The Gap has recently rolled out its springtime collection -- skinny, ankle-zip pants, patterned shoes, oversized oxfords and pale, shaker-knit sweaters. I really liked everything I saw, and I didn't quite realize why until a Facebook friend of mine pointed out that she had been wearing these clothes in 1986. The pieces fell into place: I remember being very happy in spring 1986, and the idea of buying all the things I'd never have been able to swing on 1986's babysitting wages thrills my inner 14-year-old.
The subsequent Facebook discussion had me thinking about the potency of brands. In 1986, I had papered my bedroom wall with posters of New York City and Lufthansa travel ads, and I'd look at those pictures of far-off places and at United Colors of Benetton ads, and deep in my reptilian retail brain, I'd think, "Benetton is for people who are citizens of the world!"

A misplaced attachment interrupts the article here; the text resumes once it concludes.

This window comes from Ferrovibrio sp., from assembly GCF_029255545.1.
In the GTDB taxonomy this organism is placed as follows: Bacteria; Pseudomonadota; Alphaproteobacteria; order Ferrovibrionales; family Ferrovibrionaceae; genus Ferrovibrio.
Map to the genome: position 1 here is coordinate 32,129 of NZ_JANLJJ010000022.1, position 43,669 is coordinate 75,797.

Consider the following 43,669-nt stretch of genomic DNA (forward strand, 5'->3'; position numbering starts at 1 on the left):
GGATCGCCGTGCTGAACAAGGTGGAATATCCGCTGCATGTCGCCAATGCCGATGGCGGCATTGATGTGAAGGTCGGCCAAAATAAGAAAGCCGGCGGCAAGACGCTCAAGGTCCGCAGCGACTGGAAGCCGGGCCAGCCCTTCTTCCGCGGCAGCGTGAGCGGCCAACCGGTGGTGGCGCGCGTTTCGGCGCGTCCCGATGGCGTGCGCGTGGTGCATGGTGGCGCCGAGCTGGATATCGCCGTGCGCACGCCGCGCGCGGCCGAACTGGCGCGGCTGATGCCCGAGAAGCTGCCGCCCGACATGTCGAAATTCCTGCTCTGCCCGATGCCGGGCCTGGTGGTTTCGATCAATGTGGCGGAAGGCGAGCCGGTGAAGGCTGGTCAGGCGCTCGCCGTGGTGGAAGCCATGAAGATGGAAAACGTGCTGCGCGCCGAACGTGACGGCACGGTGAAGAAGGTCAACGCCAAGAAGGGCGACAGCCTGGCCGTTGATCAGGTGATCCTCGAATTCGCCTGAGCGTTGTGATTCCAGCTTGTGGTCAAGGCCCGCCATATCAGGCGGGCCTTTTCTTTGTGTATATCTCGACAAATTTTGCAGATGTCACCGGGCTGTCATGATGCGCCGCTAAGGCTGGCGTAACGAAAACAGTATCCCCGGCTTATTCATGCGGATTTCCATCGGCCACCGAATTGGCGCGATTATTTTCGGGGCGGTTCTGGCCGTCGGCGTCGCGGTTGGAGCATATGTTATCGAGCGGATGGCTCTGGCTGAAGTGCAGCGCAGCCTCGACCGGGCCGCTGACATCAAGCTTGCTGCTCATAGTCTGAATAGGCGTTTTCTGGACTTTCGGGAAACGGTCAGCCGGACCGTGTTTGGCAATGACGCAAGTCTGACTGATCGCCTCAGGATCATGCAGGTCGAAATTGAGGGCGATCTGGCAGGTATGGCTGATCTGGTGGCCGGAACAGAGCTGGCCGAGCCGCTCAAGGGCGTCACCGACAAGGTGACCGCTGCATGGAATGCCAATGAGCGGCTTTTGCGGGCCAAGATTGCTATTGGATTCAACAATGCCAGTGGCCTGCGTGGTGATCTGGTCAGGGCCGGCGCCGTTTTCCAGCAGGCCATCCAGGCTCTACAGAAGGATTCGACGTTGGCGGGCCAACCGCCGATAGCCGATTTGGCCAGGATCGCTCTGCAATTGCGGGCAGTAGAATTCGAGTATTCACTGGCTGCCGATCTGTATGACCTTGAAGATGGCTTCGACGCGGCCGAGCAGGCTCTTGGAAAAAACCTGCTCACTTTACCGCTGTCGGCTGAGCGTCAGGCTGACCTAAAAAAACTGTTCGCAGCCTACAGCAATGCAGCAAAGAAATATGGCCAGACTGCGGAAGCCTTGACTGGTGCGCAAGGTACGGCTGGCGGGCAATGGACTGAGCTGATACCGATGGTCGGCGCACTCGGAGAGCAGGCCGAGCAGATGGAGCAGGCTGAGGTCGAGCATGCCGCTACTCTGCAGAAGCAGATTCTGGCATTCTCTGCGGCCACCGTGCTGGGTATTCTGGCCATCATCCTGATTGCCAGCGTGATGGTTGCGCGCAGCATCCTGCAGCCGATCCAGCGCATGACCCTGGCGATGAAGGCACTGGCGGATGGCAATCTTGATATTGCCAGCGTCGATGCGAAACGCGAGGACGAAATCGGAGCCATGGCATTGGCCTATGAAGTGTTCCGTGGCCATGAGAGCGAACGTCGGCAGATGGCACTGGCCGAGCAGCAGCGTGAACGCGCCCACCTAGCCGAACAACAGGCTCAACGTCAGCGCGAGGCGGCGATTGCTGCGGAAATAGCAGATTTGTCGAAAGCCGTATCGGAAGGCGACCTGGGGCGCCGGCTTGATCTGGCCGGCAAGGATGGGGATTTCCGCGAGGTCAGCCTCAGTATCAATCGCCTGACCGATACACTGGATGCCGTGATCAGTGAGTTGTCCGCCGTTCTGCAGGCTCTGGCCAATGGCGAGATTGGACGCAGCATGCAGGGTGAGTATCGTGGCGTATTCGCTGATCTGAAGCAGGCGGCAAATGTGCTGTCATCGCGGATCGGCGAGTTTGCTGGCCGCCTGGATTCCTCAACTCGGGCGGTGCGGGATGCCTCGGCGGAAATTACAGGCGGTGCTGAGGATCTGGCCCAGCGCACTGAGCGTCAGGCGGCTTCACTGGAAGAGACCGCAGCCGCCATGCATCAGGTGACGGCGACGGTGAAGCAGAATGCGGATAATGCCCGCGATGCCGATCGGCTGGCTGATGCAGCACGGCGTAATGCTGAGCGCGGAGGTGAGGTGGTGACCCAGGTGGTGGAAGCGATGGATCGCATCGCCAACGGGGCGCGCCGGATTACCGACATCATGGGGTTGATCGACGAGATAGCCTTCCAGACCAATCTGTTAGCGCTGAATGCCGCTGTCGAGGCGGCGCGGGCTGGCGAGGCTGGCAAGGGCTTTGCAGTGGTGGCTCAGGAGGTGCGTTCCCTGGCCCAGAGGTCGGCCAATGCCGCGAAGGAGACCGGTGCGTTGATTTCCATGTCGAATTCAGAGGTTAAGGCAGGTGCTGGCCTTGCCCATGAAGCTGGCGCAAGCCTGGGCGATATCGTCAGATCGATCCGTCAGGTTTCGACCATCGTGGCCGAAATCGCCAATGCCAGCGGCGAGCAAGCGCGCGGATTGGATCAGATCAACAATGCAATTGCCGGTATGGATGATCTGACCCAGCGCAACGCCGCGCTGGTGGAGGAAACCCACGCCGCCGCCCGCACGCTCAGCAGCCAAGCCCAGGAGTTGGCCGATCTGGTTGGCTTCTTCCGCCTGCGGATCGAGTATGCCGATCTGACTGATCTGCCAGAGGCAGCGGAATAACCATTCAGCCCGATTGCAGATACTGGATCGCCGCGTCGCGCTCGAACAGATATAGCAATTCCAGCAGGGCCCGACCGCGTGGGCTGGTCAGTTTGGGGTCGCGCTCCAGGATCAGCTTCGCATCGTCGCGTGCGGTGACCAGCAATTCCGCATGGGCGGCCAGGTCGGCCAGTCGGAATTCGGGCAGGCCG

(This probably explains why I fell hard for the Body Shop in 1993, when Anita Roddick was constantly explaining how she used passionfruit cleansing gel in the types of places where Anthony Bourdain's forced to eat pig anus.)
Brands can be totemic. Brands can also force uncomfortable confrontations between our internal conceptions of who we are versus the external perceptions. Case in point: Eileen Fisher.